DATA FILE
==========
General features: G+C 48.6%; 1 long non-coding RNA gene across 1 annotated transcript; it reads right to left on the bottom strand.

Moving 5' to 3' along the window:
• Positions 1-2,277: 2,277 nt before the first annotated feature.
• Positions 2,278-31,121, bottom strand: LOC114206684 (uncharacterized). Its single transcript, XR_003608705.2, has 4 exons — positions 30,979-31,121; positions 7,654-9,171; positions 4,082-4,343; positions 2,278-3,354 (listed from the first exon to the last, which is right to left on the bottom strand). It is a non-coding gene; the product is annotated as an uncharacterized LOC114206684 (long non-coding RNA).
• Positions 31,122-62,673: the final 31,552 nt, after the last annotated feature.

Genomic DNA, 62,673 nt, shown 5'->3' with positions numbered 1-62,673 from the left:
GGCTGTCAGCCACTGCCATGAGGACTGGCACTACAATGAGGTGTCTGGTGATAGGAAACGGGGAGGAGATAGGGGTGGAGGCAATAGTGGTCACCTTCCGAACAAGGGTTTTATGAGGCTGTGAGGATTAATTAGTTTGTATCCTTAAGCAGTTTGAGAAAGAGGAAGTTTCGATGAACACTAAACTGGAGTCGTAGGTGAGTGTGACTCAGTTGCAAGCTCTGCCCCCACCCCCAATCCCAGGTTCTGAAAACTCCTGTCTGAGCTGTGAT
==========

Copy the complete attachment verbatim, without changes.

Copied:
General features: G+C 48.6%; 1 long non-coding RNA gene across 1 annotated transcript; it reads right to left on the bottom strand.

Moving 5' to 3' along the window:
• Positions 1-2,277: 2,277 nt before the first annotated feature.
• Positions 2,278-31,121, bottom strand: LOC114206684 (uncharacterized). Its single transcript, XR_003608705.2, has 4 exons — positions 30,979-31,121; positions 7,654-9,171; positions 4,082-4,343; positions 2,278-3,354 (listed from the first exon to the last, which is right to left on the bottom strand). It is a non-coding gene; the product is annotated as an uncharacterized LOC114206684 (long non-coding RNA).
• Positions 31,122-62,673: the final 31,552 nt, after the last annotated feature.

Genomic DNA, 62,673 nt, shown 5'->3' with positions numbered 1-62,673 from the left:
GGCTGTCAGCCACTGCCATGAGGACTGGCACTACAATGAGGTGTCTGGTGATAGGAAACGGGGAGGAGATAGGGGTGGAGGCAATAGTGGTCACCTTCCGAACAAGGGTTTTATGAGGCTGTGAGGATTAATTAGTTTGTATCCTTAAGCAGTTTGAGAAAGAGGAAGTTTCGATGAACACTAAACTGGAGTCGTAGGTGAGTGTGACTCAGTTGCAAGCTCTGCCCCCACCCCCAATCCCAGGTTCTGAAAACTCCTGTCTGAGCTGTGAT